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It is Sunday afternoon and four of us are aboard the train. Metaphorically speaking. We are, in fact, at a table, embarking on a gastronomic journey. It starts with a “compliments of the chef” item. What we are introduced to as “chutney”, served with toast. We are told it is a version of what, in Ghana, is called shito: a jammy blend of tomatoes and garlic and spices with dried fish and prawns.
Our chutney has made its way from West Africa to become a speciality item in northern Mozambique. “A marriage,” is how João Pereira explains it. One of many hook-ups, couplings and mergings he wants to share as we stop in at different stations, tasting food items and dishes with their regional, pre-colonial and colonial-era influences. Hence his train analogy.
“There is no way you can live your life without being influenced by experiences. Mozambique cuisine has fusion. Pre-colonial Arab and Indian influences. Colonial-era influences: Macau, Goa, Portugal… There has been some influence from all the former Portuguese colonies. A giving and taking. Cultural and culinary.”
His concept of “stations” is to have diners sit at a table and journey, as in experience and enjoy flavours and techniques from different parts of Mozambique.
“There are 11 provinces in Mozambique. (Ten plus the capital, Maputo, which has provincial status.) Each has a unique gastronomy. Each province has a speciality dish.”
If Pereira had a vision board, you would see on it a representation of a venue, which most likely will be in Cape Town, where each province will be separately showcased. The food. The music. The art. The culture. The history.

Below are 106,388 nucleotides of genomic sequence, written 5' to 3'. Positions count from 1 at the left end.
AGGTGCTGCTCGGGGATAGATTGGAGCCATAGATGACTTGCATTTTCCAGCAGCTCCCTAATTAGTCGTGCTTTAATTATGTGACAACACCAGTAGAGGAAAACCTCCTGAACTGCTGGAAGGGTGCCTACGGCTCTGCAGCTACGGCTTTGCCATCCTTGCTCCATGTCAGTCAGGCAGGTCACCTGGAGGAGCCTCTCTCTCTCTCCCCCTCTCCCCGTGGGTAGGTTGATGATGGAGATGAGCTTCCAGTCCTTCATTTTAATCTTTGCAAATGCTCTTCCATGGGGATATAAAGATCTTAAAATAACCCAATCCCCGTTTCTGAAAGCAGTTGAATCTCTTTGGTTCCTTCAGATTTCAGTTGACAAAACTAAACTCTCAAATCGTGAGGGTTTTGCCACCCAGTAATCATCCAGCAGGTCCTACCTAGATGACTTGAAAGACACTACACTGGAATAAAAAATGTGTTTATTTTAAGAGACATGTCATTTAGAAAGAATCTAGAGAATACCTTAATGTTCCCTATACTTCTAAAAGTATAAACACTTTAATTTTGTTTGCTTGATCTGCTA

But now, his energy and passion is focused right here. Where we are. The stylish five-bar “museum, experience, restaurant” – he uses the words interchangeably – he and his life-and-business partner, Elsa Joaquim, have spent the last three years contemplating. And about seven months physically creating. And which is now in the process of softly opening, given that it will, for a while at least, be a testing-the-waters work in progress.
Because this is Durban and they are new to Durban. Although not new to restaurants. Pereira has five in Mozambique. Four in Beira, all hard-hit – twice – by cyclones. And one in Maputo, Black Salt, which on a less-grand scale is doing what he intends with +258 Mozam (+258 being the dialling code for Mozambique).
“At Black Salt I went to the roots, same as here. To our culture. And there, same as here, we do everything from scratch. Fresh coconut, sliced and pounded. Peanut milk, the peanuts roasted and pounded in-house. Then boiled. Used in some of the dishes.”
Softly opening also because, of course, there is Covid. With all that has come and may still come. And now load shedding. The first time I went to speak with Pereira, the power was permanently off.
Before you think you’re getting yet another “colonial Portuguese” eatery, such as we in Durban have known and in the case of some, loved for years; or yet another branch of the well-represented chain that has helped us indelibly link Moz food with “Portuguese” peri-peri chicken and prawns and so on and so forth… Let me assure you, this is not what +258 Mozam is dishing up.
Pereira’s place is different. Completely different.